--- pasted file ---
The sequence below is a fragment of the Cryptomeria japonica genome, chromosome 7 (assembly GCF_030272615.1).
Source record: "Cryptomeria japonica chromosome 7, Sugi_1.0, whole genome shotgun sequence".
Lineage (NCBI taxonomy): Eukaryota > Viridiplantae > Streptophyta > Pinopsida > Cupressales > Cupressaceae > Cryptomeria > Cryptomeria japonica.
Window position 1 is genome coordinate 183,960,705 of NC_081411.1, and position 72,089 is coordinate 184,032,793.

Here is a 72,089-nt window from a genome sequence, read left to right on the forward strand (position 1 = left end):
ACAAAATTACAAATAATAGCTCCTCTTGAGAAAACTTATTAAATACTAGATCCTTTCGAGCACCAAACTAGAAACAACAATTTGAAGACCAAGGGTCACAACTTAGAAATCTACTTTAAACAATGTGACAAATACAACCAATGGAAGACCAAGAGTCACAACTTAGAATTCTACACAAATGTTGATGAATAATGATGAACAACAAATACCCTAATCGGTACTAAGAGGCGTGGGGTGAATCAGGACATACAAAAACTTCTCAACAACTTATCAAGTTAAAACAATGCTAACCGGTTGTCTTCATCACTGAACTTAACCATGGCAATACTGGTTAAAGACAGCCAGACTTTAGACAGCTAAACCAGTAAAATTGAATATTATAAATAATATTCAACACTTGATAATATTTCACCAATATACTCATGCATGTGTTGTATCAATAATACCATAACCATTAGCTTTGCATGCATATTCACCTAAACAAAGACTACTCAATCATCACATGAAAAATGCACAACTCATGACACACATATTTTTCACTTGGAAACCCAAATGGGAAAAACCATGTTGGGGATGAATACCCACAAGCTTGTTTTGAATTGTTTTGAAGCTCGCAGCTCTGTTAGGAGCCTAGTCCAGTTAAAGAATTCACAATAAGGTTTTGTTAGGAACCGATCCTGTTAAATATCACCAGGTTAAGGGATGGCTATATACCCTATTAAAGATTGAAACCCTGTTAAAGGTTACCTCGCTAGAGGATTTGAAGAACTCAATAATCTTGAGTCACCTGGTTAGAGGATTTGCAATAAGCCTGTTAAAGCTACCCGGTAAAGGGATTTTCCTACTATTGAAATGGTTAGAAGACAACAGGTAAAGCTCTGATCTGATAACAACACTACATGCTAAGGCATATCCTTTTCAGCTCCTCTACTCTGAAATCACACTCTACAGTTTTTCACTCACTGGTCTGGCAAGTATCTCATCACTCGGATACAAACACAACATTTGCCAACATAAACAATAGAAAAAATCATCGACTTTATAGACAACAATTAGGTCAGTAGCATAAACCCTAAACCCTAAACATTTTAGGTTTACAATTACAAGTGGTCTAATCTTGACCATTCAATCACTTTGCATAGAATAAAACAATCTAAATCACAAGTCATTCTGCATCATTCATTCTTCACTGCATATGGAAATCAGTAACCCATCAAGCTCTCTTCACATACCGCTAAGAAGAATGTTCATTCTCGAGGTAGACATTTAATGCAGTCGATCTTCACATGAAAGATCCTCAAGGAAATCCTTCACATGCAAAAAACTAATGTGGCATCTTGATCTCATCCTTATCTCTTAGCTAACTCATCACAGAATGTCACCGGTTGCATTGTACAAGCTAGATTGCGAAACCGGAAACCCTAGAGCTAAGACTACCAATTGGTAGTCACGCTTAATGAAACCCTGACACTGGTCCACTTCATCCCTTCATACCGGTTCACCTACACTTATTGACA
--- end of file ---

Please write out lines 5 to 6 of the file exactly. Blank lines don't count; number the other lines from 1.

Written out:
Here is a 72,089-nt window from a genome sequence, read left to right on the forward strand (position 1 = left end):
ACAAAATTACAAATAATAGCTCCTCTTGAGAAAACTTATTAAATACTAGATCCTTTCGAGCACCAAACTAGAAACAACAATTTGAAGACCAAGGGTCACAACTTAGAAATCTACTTTAAACAATGTGACAAATACAACCAATGGAAGACCAAGAGTCACAACTTAGAATTCTACACAAATGTTGATGAATAATGATGAACAACAAATACCCTAATCGGTACTAAGAGGCGTGGGGTGAATCAGGACATACAAAAACTTCTCAACAACTTATCAAGTTAAAACAATGCTAACCGGTTGTCTTCATCACTGAACTTAACCATGGCAATACTGGTTAAAGACAGCCAGACTTTAGACAGCTAAACCAGTAAAATTGAATATTATAAATAATATTCAACACTTGATAATATTTCACCAATATACTCATGCATGTGTTGTATCAATAATACCATAACCATTAGCTTTGCATGCATATTCACCTAAACAAAGACTACTCAATCATCACATGAAAAATGCACAACTCATGACACACATATTTTTCACTTGGAAACCCAAATGGGAAAAACCATGTTGGGGATGAATACCCACAAGCTTGTTTTGAATTGTTTTGAAGCTCGCAGCTCTGTTAGGAGCCTAGTCCAGTTAAAGAATTCACAATAAGGTTTTGTTAGGAACCGATCCTGTTAAATATCACCAGGTTAAGGGATGGCTATATACCCTATTAAAGATTGAAACCCTGTTAAAGGTTACCTCGCTAGAGGATTTGAAGAACTCAATAATCTTGAGTCACCTGGTTAGAGGATTTGCAATAAGCCTGTTAAAGCTACCCGGTAAAGGGATTTTCCTACTATTGAAATGGTTAGAAGACAACAGGTAAAGCTCTGATCTGATAACAACACTACATGCTAAGGCATATCCTTTTCAGCTCCTCTACTCTGAAATCACACTCTACAGTTTTTCACTCACTGGTCTGGCAAGTATCTCATCACTCGGATACAAACACAACATTTGCCAACATAAACAATAGAAAAAATCATCGACTTTATAGACAACAATTAGGTCAGTAGCATAAACCCTAAACCCTAAACATTTTAGGTTTACAATTACAAGTGGTCTAATCTTGACCATTCAATCACTTTGCATAGAATAAAACAATCTAAATCACAAGTCATTCTGCATCATTCATTCTTCACTGCATATGGAAATCAGTAACCCATCAAGCTCTCTTCACATACCGCTAAGAAGAATGTTCATTCTCGAGGTAGACATTTAATGCAGTCGATCTTCACATGAAAGATCCTCAAGGAAATCCTTCACATGCAAAAAACTAATGTGGCATCTTGATCTCATCCTTATCTCTTAGCTAACTCATCACAGAATGTCACCGGTTGCATTGTACAAGCTAGATTGCGAAACCGGAAACCCTAGAGCTAAGACTACCAATTGGTAGTCACGCTTAATGAAACCCTGACACTGGTCCACTTCATCCCTTCATACCGGTTCACCTACACTTATTGACA